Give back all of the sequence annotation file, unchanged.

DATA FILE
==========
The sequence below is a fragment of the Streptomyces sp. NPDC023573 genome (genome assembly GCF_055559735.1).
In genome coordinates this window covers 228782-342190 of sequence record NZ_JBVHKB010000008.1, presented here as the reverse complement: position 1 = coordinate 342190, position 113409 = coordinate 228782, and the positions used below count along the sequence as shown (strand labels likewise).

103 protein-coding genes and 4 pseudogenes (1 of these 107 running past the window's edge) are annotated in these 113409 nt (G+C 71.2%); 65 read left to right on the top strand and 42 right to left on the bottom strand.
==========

The sequence below is a fragment of the Streptomyces sp. NPDC023573 genome (genome assembly GCF_055559735.1).
In genome coordinates this window covers 228782-342190 of sequence record NZ_JBVHKB010000008.1, presented here as the reverse complement: position 1 = coordinate 342190, position 113409 = coordinate 228782, and the positions used below count along the sequence as shown (strand labels likewise).

103 protein-coding genes and 4 pseudogenes (1 of these 107 running past the window's edge) are annotated in these 113409 nt (G+C 71.2%); 65 read left to right on the top strand and 42 right to left on the bottom strand.